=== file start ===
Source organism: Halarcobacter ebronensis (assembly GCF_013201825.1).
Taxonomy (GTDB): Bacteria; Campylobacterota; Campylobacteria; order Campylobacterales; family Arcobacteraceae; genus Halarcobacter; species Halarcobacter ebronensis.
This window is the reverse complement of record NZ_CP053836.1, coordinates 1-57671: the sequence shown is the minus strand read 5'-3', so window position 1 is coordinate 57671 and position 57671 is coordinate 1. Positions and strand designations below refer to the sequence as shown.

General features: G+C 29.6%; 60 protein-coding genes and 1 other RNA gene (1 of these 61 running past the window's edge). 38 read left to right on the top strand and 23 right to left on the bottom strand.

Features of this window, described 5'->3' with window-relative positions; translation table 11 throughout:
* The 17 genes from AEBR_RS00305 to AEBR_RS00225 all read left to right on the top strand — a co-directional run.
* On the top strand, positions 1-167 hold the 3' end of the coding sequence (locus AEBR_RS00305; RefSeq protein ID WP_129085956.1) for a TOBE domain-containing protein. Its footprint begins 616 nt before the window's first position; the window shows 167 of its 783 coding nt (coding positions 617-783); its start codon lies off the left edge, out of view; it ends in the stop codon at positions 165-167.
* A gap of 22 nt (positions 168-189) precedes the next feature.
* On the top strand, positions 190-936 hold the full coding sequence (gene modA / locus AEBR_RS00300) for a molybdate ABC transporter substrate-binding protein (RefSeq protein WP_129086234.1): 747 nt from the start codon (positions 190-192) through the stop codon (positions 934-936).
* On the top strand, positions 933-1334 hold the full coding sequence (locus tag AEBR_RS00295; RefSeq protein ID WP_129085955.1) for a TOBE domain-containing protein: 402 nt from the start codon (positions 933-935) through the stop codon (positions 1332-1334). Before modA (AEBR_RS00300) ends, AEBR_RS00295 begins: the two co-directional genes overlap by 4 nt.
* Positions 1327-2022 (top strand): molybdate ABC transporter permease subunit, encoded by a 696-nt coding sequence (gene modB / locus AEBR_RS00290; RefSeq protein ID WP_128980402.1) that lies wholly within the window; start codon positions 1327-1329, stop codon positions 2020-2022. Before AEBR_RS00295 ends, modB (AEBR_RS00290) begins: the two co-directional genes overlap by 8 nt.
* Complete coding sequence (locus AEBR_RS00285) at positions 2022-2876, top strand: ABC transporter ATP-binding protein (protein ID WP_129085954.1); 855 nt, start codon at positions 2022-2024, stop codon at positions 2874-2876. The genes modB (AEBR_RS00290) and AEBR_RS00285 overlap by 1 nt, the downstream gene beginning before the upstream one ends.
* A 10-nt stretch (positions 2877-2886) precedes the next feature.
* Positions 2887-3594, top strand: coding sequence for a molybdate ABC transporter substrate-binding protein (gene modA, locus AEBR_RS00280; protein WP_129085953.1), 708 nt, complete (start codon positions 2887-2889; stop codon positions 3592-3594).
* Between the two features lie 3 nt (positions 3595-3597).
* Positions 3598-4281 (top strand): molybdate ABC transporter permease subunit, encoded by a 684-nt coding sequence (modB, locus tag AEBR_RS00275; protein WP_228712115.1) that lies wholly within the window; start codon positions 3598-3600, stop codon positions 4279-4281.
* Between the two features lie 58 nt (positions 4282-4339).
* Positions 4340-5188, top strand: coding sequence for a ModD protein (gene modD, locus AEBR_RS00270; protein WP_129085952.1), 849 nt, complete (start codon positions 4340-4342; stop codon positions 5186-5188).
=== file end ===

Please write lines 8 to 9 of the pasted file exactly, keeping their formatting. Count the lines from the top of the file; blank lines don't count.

* A gap of 22 nt (positions 168-189) precedes the next feature.
* On the top strand, positions 190-936 hold the full coding sequence (gene modA / locus AEBR_RS00300) for a molybdate ABC transporter substrate-binding protein (RefSeq protein WP_129086234.1): 747 nt from the start codon (positions 190-192) through the stop codon (positions 934-936).